12.5 percent of Iranians suffer from depression: expert

August 3, 2019

TEHRAN – Some 12.5 percent of Iranians suffer from depression, the head of the Association of Iranian Psychiatrists said, Mehr reported on Wednesday.

Maryam Rasoulian added that two thirds of the depressed people think about suicide and 15 percent of them commit suicide.

She noted that the annual congress of the Association of Iranian Psychiatrists will be held from October 15 to 18 in Tehran.

The congress aims to increase the society’s mental health literacy, she said, adding that a website is being launched to improve public awareness in the field of mental health.

Depression is one of the prevailing illnesses which will have negative effects if neglected, she said.

“The association also plans to launch a campaign to help people cope with depression.”

A depressed person feels joyless and highlights the negative aspects of his or her life, she added.

“Depression is different from sadness. Depression is a combination of sadness, low energy, and low concentration, and poor function.”

Over 300 million people affected with depression

Depression is a common illness worldwide, with more than 300 million people affected. Depression is different from usual mood fluctuations and short-lived emotional responses to challenges in everyday life. Especially when long-lasting and with moderate or severe intensity, depression may become a serious health condition.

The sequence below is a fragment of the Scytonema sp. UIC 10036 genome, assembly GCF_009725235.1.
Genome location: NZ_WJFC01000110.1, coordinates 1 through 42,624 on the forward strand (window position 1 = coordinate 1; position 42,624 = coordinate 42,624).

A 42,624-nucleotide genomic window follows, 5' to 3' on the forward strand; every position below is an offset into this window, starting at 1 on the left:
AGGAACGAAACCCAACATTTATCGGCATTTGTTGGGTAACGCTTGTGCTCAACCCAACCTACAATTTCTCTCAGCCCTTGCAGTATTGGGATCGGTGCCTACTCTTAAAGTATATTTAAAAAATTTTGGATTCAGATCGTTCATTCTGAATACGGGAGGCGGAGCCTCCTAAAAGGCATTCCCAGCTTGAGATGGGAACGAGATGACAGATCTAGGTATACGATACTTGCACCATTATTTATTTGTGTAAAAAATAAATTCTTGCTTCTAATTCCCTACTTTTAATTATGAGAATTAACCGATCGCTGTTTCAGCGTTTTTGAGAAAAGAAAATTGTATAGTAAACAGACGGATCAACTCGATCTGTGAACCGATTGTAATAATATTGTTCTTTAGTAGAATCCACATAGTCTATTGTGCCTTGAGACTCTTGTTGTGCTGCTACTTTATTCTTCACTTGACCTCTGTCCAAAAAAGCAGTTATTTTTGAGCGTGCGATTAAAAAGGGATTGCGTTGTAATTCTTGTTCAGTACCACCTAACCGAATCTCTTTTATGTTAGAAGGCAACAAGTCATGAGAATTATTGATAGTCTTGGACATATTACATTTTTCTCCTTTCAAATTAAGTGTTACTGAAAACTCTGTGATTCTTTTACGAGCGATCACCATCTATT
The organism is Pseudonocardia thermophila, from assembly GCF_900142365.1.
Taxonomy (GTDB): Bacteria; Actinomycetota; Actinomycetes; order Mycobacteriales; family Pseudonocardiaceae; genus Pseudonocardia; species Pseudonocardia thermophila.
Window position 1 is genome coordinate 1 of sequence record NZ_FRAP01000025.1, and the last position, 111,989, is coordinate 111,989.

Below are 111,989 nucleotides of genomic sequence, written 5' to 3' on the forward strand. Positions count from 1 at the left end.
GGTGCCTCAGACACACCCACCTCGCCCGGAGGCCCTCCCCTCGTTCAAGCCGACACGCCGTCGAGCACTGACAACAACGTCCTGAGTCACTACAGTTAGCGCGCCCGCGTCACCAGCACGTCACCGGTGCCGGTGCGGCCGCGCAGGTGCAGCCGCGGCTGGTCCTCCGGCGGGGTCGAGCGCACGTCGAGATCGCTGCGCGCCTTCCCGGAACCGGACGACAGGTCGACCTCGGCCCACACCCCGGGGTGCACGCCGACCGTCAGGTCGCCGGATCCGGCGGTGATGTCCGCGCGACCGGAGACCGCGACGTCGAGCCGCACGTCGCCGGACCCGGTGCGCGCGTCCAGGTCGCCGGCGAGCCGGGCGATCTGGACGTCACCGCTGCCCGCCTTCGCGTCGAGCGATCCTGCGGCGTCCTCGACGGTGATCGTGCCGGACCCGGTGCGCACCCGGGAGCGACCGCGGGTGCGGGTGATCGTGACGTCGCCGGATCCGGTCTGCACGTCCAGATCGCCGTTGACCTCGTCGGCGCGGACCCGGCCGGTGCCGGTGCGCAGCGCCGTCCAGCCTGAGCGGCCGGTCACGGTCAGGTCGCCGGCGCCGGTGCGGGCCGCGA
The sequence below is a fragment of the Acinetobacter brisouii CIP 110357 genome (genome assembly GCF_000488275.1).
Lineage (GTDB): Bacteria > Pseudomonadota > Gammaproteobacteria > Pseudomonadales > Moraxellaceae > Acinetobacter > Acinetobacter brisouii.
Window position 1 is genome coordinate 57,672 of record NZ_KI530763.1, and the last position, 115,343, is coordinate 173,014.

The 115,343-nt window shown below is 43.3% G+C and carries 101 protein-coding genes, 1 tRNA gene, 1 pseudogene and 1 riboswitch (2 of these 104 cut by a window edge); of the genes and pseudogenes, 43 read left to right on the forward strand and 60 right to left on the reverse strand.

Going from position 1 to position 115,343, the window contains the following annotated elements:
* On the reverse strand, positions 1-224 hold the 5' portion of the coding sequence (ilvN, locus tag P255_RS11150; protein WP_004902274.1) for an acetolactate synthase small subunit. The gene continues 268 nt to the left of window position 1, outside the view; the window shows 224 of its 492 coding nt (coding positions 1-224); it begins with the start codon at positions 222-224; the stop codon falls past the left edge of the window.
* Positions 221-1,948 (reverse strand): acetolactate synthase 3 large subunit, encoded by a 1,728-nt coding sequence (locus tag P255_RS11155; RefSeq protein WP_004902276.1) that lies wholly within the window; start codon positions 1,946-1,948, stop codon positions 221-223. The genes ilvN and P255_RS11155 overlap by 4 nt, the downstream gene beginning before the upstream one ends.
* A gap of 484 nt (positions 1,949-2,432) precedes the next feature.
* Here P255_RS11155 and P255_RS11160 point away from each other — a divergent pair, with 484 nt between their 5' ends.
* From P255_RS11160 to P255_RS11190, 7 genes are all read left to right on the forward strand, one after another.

It can cause the affected person to suffer greatly and function poorly at work, at school and in the family. At its worst, depression can lead to suicide. Close to 800 000 people die due to suicide every year. Suicide is the second leading cause of death in 15-29-year-olds.

Although there are known, effective treatments for depression, fewer than half of those affected in the world (in many countries, fewer than 10%) receive such treatments. Barriers to effective care include a lack of resources, lack of trained health-care providers, and social stigma associated with mental disorders. Another barrier to effective care is inaccurate assessment. In countries of all income levels, people who are depressed are often not correctly diagnosed, and others who do not have the disorder are too often misdiagnosed and prescribed antidepressants.

More women are affected by depression than men and at its worst, depression can lead to suicide.

However there are effective psychological and pharmacological treatments for depression.


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